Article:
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How Do You Pronounce char?

 
 
user923005
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      02-01-2008
On Jan 31, 5:17*pm, Ben Bacarisse <(E-Mail Removed)> wrote:
[snip]
> Do you answer "yes" when asked if you want red or white?


Well, it would be correct unless he wanted some other color.

Supposedly a true story:
A certain mathematician had the habit of simply writing answers to
homework assignments on the board (the method of solution being, of
course, obvious) when he was asked how to solve problems. One time one
of his students tried to get more helpful information by asking if
there was another way to solve the problem. The mathematician looked
blank for a moment, thought, and then answered, "Yes".

The following is a fairly classical mathematics joke:
Q: What does a mathematicians answer, when you ask him/her if (s)he
wants
the window open or closed?
A: Yes.
 
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Peter 'Shaggy' Haywood
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      02-01-2008
Groovy hepcat Kenneth Brody was jivin' in comp.lang.c on Wed, 30 Jan
2008 3:09 am. It's a cool scene! Dig it.

> Billy Bong wrote:
>>
>> How is the Standard C type char pronounced?


[Snip.]

> Didn't this exact question come up a few months ago?


Oh, this comes up every now and then. Just tell them to pronounce
"char" as "crap". It makes sense when you spell it out phonetically.
It's like this:

c as in "crap"

h as in "crap" (ie., silent, since there's no h in "crap")

a as in "crap"

r as in "crap"

Therefore, "char" is pronounced "crap".

--
Dig the sig!

----------- Peter 'Shaggy' Haywood ------------
Ain't I'm a dawg!!
 
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Flash Gordon
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      02-01-2008
CBFalconer wrote, On 31/01/08 23:50:
> Mark McIntyre wrote:
>> Malcolm McLean wrote:
>>> "Ido Yehieli" <(E-Mail Removed)> wrote:
>>>> My point was that a float doesn't represent a real number, in
>>>> fact it doesn't even represent a rational number.
>>>>
>>> They are rational numbers. Just not the ratio you passed in as
>>> decimal.

>> You misunderstood - the prev poster was pointing out that you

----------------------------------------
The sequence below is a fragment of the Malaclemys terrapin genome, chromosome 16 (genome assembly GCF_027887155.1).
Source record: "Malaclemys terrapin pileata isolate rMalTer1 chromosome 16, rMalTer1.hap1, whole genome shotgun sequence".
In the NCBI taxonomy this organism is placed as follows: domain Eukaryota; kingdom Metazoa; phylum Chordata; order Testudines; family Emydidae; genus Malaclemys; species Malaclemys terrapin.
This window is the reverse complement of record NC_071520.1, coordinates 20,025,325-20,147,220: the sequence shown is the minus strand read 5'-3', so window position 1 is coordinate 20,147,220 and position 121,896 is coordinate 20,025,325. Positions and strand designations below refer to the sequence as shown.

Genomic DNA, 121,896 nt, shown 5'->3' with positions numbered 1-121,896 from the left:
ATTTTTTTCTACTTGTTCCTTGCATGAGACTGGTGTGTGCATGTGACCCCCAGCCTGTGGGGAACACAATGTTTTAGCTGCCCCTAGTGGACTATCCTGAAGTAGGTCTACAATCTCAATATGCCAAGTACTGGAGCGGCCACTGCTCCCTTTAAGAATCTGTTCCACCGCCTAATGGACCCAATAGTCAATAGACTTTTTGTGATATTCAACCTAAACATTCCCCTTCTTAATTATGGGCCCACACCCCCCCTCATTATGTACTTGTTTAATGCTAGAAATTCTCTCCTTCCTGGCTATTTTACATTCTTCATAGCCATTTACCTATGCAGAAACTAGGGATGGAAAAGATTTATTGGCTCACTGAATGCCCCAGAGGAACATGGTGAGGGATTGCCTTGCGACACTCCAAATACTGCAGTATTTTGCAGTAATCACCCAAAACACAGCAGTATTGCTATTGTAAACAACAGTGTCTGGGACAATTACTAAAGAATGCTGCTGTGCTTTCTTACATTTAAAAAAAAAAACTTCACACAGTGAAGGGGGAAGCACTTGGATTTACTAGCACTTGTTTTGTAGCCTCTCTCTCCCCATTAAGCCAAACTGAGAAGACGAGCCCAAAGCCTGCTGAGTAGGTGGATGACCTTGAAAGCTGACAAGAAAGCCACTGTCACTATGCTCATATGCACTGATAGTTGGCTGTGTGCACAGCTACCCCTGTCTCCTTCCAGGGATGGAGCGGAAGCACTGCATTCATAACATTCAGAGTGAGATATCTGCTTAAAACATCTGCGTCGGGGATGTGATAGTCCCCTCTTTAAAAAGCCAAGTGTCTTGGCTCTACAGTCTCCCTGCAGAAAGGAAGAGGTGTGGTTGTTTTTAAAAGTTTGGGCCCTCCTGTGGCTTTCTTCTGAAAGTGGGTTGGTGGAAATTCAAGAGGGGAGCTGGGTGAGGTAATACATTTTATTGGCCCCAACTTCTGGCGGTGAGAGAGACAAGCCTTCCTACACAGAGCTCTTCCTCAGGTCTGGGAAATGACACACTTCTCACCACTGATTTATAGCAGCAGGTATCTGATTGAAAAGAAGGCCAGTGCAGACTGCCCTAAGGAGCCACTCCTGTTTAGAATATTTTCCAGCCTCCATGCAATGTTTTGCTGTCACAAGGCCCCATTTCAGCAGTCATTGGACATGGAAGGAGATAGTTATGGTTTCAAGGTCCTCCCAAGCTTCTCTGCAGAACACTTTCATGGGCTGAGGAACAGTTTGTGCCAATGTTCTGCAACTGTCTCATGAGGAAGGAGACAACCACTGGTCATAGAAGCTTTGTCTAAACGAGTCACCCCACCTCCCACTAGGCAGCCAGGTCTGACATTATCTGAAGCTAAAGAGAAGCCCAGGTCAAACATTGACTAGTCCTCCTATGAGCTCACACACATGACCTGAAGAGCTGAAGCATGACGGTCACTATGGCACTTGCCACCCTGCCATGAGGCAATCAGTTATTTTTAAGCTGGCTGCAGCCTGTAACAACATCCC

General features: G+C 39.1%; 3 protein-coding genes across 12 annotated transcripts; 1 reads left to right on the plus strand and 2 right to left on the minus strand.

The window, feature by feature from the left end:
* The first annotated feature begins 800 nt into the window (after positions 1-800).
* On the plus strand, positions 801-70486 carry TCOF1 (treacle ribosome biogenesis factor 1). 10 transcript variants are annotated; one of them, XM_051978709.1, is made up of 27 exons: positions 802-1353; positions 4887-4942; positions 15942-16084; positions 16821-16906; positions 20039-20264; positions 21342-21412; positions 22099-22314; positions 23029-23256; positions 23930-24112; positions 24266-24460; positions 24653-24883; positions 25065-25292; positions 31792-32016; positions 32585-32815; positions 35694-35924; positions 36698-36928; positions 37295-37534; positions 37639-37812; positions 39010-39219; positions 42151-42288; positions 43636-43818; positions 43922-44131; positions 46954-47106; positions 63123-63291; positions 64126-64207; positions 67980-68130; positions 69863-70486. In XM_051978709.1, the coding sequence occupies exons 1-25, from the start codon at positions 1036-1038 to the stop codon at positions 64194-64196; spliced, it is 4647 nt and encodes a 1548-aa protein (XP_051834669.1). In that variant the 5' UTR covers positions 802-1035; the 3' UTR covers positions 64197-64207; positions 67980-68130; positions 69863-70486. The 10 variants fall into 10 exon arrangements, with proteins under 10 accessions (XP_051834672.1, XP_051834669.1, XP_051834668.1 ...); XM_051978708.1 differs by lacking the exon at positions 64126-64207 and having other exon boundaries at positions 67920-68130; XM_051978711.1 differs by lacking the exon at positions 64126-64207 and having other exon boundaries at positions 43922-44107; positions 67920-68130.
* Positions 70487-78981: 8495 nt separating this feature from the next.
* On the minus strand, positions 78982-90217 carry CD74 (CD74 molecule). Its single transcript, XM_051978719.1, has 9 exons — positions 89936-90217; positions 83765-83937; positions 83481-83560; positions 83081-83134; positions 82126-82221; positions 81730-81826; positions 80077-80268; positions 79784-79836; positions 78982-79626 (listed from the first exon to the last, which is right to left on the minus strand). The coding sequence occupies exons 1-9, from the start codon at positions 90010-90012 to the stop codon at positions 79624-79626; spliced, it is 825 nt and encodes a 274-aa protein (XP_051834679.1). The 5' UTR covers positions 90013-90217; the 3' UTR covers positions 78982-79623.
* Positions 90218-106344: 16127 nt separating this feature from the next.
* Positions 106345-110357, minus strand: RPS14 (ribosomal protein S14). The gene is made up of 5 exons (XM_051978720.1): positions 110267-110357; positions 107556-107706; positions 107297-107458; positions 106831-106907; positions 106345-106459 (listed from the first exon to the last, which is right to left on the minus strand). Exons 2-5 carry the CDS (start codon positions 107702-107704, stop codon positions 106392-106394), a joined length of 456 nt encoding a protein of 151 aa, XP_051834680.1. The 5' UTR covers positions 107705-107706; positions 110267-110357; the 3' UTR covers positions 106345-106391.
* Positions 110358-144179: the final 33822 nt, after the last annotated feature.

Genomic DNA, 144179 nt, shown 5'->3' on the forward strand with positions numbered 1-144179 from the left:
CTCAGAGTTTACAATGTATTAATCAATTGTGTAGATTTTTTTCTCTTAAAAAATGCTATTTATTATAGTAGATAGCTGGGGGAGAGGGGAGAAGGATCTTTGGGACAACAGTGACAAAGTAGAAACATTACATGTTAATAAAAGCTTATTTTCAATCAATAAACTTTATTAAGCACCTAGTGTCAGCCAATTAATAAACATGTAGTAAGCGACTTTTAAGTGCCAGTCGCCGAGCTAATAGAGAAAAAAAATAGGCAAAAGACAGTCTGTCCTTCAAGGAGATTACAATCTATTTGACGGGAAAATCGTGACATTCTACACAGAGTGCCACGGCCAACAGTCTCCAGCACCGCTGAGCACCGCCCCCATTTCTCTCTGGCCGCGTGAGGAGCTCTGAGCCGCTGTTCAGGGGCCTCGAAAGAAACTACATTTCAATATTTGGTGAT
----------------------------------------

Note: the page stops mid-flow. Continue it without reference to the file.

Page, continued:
>> can't use floats to represent rational numbers. 1/3 was an example.

> ^-- binary ^-- all
>
> Correct as above.


C allows the float to be decimal and it *still* can't represent all
rational numbers. So you are correct to all "all" but adding "binary" is
a needless restriction.
--
Flash Gordon
 
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user923005
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      02-01-2008
On Feb 1, 12:31*am, Flash Gordon <(E-Mail Removed)> wrote:
> CBFalconer wrote, On 31/01/08 23:50:
>
> > Mark McIntyre wrote:
> >> Malcolm McLean wrote:
> >>> "Ido Yehieli" <(E-Mail Removed)> wrote:
> >>>> My point was that a float doesn't represent a real number, in
> >>>> fact it doesn't even represent a rational number.

>
> >>> They are rational numbers. Just not the ratio you passed in as
> >>> decimal.
> >> You misunderstood - the prev poster was pointing out that you
> >> can't use floats to represent rational numbers. 1/3 was an example.

> > * * * * * *^-- binary * * * * *^-- all

>
> > Correct as above.

>
> C allows the float to be decimal and it *still* can't represent all
> rational numbers. So you are correct to all "all" but adding "binary" is
> a needless restriction.


For that matter, neither can short, int, long nor even long long
represent all integers. The fraction that is representible as a ratio
to the entire set is zero.
 
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CBFalconer
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      02-02-2008
Flash Gordon wrote:
> CBFalconer wrote, On 31/01/08 23:50:
>> Mark McIntyre wrote:
>>> Malcolm McLean wrote:
>>>> "Ido Yehieli" <(E-Mail Removed)> wrote:
>>>>
>>>>> My point was that a float doesn't represent a real number, in
>>>>> fact it doesn't even represent a rational number.
>>>>>
>>>> They are rational numbers. Just not the ratio you passed in as